Unlike larger theaters that we learn about and cultivate our craft in at school, 99-seat houses in LA are always … well … unique, small and never ideal spaces, almost never designed as theaters. I initially envision the set way too large, and then it is a process of scaling it down to something that can fit within the space, and serve all the needs of the show. I wanted the set to be able to “transform” when she is in the thick of her stories, but budget and time and other factors designated that most of that needed to happen through lighting.
What influences did you want to bring into your design? What elements were important to you?
Stephen was also specific that he wanted a Disney look, which is a look I know well. I wanted to make the Witch’s cottage quaint, and beautiful, in a spooky way. I wanted to physically manifest her lack of sanity presenting her cottage as messy, and look like a period episode of Hoarders.
One of the fantastic elements of the set is all the marvelous and detailed set dressing. Where did all that terrific stuff come from?
I happen to be a Halloween aficionado, and I’ve been creating fake candles since I was eighteen so all of the candles and lanterns come from my own collection. I have [props/set dressing designer] Misty Carlisle to thank for letting me take over the set dressing, because I just went crazy with it. The endless amount of stuff onstage is a combination of the Fountain’s stock, borrowed items, and endless shopping at thrift stores. I like to get my hands dirty and don’t have the luxury of a greens man, so I took to nature to find branches, weeds and those pesky leaves that always get caught on Jenny’s dress.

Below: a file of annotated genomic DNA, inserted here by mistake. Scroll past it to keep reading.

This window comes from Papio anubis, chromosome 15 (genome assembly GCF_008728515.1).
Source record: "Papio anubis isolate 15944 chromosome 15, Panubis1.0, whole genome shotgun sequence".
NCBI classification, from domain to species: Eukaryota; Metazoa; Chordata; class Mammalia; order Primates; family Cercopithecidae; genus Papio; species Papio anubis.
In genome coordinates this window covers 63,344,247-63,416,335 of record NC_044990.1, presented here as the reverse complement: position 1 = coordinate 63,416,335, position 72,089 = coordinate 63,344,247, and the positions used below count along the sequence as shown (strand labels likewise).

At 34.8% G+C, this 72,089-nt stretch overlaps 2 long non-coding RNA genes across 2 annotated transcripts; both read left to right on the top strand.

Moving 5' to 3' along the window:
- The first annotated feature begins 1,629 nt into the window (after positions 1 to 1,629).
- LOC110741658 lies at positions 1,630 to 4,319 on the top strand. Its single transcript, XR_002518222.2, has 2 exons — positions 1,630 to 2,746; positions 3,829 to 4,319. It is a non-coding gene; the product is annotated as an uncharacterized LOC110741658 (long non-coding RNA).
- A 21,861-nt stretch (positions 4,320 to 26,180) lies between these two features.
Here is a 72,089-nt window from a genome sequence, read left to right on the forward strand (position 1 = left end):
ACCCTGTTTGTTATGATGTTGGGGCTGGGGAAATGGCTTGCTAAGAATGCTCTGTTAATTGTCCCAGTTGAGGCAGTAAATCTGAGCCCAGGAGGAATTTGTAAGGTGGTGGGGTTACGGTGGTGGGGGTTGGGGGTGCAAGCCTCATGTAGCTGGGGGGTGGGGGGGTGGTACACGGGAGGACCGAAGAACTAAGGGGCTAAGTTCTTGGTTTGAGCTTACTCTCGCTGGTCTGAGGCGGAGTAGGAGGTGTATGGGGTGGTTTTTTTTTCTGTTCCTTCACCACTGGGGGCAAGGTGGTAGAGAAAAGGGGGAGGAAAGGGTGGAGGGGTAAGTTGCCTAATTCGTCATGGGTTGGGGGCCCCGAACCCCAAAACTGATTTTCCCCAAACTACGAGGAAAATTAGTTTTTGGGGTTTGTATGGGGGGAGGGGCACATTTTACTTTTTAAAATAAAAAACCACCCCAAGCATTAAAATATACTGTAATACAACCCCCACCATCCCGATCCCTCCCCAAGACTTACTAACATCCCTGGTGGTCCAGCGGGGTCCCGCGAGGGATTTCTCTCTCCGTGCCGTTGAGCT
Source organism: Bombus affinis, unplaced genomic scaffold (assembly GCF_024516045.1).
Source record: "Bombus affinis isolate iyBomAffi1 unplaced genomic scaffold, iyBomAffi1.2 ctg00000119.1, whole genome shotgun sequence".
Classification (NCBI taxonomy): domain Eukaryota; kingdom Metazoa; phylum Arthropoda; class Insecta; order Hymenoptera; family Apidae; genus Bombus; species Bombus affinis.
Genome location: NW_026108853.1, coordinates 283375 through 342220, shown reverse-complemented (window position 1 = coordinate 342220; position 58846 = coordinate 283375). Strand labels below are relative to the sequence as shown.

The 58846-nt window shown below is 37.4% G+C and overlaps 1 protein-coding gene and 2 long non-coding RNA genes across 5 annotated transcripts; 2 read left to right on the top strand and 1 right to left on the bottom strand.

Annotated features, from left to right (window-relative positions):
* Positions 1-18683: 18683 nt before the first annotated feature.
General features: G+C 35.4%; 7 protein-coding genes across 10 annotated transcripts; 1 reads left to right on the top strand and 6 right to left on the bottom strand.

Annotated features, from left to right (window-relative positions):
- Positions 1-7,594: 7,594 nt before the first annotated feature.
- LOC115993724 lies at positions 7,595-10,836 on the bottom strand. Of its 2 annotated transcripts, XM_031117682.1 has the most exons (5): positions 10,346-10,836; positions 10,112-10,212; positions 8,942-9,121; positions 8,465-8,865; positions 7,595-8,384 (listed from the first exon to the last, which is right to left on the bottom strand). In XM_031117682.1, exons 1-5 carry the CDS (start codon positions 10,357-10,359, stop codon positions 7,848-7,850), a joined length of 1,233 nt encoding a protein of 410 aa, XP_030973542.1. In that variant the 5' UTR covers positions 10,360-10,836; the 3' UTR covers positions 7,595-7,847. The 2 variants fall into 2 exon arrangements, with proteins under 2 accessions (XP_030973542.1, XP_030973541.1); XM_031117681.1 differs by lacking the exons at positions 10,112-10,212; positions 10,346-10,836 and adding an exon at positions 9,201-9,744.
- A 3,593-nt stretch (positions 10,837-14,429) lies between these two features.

How was your collaboration with the director and other designers?
Stephen is very clear at communicating what he wants, yet open to ideas. He’s very passionate and would very frequently perform moments of the show and describe what he wanted to happen. His excitement was infectious and made it very easy to get into. [Lighting designer] Jennifer Edwards and I have worked together so much, she is like a sister to me. I’m very spoiled that she’s realized that as long as I get what I want, I’m happy, and everyone else is going to be better off. She still manages to give the director everything he needs, make the show look stunning, and with only 24 channels? It’s baffling.
Your set for Broomstick is earning rave reviews from critics and generating a lot of excited response from audiences who see it. Does that give you pleasure? How does it feel to have a set design that evokes such enthusiasm?
Its very exciting, and it feels very good to get that praise. The finished set created a lot of very hard work for a lot of people, not just myself. There are moments when I feel people, and myself wondering… “Why are you creating this much work?” It’s wonderful to have that sigh of relief and realize that all the hard work has not gone unnoticed.
What is your current job at Disney Imagineering? What do you do? Do you enjoy it?
I’m a paint and color specialist with Imagineering and, yes, I am loving it. It was a dream since I was a child to work there and, by now, it’s a really pleasant surprise to have it happen. Because of my background in design, I’ve already been given buying and set dressing opportunities.
What projects do you have coming up in the future?